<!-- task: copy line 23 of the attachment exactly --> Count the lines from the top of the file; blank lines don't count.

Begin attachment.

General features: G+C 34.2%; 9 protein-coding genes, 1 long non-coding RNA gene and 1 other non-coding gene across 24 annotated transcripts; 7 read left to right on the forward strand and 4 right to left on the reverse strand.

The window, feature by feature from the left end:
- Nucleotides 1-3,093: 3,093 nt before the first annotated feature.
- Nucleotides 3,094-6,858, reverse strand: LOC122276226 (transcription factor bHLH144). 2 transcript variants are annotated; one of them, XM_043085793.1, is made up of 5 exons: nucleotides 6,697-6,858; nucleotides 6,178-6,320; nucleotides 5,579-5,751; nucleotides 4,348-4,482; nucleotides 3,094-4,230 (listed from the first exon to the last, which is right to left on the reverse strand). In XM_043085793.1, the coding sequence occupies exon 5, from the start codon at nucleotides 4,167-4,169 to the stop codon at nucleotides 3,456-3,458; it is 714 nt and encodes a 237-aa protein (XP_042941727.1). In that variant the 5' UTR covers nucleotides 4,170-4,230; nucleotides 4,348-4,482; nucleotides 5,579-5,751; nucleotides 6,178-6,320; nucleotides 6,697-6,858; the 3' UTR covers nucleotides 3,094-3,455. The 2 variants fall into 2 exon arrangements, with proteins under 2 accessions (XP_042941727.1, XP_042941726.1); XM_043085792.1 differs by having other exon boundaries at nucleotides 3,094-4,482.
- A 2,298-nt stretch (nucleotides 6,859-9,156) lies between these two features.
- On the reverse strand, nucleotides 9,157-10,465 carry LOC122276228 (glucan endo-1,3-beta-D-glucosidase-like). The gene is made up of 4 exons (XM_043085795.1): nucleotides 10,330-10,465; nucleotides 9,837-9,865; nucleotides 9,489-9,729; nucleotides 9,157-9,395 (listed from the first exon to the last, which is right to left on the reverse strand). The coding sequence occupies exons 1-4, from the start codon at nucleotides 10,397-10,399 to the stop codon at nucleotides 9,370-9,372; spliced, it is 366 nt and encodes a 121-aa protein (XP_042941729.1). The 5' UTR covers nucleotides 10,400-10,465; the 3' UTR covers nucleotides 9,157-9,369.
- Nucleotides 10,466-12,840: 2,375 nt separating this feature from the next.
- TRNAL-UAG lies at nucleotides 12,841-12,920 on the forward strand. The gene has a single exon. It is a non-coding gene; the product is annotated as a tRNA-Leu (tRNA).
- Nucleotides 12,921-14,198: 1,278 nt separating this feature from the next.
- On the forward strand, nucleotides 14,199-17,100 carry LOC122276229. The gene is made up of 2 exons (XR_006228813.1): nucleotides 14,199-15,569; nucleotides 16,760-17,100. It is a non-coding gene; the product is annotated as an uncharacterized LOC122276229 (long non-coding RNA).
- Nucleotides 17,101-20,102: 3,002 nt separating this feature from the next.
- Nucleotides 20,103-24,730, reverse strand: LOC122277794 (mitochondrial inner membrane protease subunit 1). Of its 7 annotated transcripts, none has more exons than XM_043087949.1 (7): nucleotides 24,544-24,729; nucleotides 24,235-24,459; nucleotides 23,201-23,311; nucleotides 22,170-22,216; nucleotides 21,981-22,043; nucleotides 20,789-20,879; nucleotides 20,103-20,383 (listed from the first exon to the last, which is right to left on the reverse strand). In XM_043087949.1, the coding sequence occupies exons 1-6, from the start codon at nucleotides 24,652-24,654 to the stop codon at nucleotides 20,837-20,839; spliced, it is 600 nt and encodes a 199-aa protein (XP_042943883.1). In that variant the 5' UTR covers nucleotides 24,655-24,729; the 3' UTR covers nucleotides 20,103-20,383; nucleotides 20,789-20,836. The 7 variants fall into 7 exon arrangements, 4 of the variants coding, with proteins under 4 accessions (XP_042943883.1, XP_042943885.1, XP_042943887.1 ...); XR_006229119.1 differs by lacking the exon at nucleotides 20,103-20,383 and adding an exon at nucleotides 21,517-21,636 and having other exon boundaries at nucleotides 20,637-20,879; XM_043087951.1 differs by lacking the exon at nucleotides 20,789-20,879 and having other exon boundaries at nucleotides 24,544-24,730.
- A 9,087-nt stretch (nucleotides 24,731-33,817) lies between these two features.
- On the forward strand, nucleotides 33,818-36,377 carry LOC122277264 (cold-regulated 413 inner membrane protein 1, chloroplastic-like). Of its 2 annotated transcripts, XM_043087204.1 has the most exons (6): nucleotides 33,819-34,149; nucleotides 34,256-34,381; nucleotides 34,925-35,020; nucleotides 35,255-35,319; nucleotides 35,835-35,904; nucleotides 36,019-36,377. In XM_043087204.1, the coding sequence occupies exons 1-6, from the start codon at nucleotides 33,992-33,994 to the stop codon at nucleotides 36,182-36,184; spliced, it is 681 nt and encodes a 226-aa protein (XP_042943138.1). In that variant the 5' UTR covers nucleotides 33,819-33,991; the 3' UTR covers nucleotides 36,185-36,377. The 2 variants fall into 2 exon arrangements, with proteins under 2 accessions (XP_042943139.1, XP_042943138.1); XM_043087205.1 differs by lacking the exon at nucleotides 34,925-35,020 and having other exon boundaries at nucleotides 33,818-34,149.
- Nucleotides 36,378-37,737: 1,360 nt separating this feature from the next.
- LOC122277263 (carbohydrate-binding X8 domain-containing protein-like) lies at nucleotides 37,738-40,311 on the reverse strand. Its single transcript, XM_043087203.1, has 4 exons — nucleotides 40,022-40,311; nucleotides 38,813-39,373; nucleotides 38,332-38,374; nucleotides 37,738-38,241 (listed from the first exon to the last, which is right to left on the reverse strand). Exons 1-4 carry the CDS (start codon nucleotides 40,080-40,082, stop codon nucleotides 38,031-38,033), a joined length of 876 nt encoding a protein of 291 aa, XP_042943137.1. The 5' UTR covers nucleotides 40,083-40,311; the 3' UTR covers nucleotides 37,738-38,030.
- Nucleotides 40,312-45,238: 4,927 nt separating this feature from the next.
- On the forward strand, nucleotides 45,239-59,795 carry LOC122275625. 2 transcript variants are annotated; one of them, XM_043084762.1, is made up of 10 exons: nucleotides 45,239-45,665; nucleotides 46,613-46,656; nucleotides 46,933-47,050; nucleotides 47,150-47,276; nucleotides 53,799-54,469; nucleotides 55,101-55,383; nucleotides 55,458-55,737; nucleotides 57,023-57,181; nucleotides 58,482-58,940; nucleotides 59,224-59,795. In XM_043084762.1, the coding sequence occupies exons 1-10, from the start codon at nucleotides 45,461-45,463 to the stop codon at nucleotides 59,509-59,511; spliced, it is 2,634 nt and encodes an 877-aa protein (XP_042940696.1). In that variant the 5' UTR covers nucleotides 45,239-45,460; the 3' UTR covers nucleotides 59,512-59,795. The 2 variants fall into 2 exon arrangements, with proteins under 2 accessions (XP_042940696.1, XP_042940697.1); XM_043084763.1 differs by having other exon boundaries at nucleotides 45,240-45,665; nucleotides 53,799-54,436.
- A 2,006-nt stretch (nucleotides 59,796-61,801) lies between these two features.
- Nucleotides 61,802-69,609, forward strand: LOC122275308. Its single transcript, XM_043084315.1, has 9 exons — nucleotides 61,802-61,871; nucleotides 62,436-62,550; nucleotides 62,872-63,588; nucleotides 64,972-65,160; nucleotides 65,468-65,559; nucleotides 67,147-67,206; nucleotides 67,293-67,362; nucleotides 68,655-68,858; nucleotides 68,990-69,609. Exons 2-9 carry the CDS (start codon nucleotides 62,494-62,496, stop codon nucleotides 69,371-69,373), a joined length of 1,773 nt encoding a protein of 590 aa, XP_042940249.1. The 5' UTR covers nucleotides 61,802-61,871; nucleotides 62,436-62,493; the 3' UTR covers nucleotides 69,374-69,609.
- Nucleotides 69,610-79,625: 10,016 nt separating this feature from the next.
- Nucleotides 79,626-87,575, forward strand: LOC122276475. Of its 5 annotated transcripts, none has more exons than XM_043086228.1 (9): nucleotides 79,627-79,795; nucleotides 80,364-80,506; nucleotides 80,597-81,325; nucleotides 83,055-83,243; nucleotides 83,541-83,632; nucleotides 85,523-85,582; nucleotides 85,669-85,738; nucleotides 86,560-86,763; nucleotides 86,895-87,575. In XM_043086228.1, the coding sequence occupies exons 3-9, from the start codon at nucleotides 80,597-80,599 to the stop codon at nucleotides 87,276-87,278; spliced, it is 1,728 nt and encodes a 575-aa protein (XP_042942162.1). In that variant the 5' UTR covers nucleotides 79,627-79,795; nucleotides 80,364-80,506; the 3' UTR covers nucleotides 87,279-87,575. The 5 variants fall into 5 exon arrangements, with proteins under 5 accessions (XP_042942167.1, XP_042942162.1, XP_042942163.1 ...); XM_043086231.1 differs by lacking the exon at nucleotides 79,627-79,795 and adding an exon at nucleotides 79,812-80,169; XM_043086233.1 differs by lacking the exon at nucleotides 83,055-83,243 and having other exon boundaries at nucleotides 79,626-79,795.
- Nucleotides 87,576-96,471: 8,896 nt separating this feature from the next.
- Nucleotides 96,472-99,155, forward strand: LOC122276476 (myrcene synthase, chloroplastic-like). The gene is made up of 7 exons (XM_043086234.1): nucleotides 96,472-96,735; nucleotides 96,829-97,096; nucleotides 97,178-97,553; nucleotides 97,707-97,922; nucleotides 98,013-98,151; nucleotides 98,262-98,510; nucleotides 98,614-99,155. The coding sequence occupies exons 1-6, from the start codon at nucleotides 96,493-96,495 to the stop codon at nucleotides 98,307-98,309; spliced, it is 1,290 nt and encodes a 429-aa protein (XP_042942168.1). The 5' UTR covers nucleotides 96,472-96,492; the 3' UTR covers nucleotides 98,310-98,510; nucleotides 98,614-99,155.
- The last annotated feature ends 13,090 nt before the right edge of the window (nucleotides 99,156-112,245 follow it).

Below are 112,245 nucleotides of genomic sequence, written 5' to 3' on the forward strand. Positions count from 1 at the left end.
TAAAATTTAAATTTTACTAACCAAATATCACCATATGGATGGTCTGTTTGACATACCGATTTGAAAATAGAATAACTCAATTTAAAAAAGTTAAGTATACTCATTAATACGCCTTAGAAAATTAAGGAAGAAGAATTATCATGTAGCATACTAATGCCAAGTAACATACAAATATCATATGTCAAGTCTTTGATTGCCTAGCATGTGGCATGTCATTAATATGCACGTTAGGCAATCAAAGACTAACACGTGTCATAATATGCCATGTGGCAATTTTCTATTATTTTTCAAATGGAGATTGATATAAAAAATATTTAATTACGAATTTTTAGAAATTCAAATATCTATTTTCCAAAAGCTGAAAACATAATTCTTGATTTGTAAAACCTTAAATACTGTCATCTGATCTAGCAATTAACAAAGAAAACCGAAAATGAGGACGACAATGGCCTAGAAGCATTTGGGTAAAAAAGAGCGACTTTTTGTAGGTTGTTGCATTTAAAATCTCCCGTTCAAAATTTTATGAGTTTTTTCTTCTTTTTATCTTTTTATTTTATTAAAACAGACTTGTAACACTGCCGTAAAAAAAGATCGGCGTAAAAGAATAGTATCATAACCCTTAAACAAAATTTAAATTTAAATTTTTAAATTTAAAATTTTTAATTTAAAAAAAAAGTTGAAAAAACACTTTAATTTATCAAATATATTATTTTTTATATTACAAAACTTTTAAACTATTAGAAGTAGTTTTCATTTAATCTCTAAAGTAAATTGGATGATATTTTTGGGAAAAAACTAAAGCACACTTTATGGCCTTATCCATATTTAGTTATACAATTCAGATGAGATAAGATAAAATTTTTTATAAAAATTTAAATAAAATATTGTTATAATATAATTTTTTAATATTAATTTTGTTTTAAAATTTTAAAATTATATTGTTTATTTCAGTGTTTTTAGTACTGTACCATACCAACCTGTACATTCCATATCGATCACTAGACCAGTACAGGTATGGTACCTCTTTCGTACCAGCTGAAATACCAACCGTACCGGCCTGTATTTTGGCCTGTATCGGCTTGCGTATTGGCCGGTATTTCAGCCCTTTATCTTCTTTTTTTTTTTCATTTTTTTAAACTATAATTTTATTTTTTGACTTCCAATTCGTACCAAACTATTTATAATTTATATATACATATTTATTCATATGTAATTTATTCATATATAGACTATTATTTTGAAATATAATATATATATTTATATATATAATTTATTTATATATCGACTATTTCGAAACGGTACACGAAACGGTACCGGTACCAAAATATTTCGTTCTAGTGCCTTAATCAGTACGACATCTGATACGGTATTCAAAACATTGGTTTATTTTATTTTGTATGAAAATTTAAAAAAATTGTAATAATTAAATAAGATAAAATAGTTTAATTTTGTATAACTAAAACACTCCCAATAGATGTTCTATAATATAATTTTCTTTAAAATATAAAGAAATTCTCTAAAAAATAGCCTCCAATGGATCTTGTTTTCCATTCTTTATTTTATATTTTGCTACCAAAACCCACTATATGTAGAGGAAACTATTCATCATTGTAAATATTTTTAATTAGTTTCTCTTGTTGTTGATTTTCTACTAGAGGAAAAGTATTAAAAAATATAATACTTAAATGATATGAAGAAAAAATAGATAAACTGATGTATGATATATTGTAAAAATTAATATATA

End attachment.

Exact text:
- Nucleotides 87,576-96,471: 8,896 nt separating this feature from the next.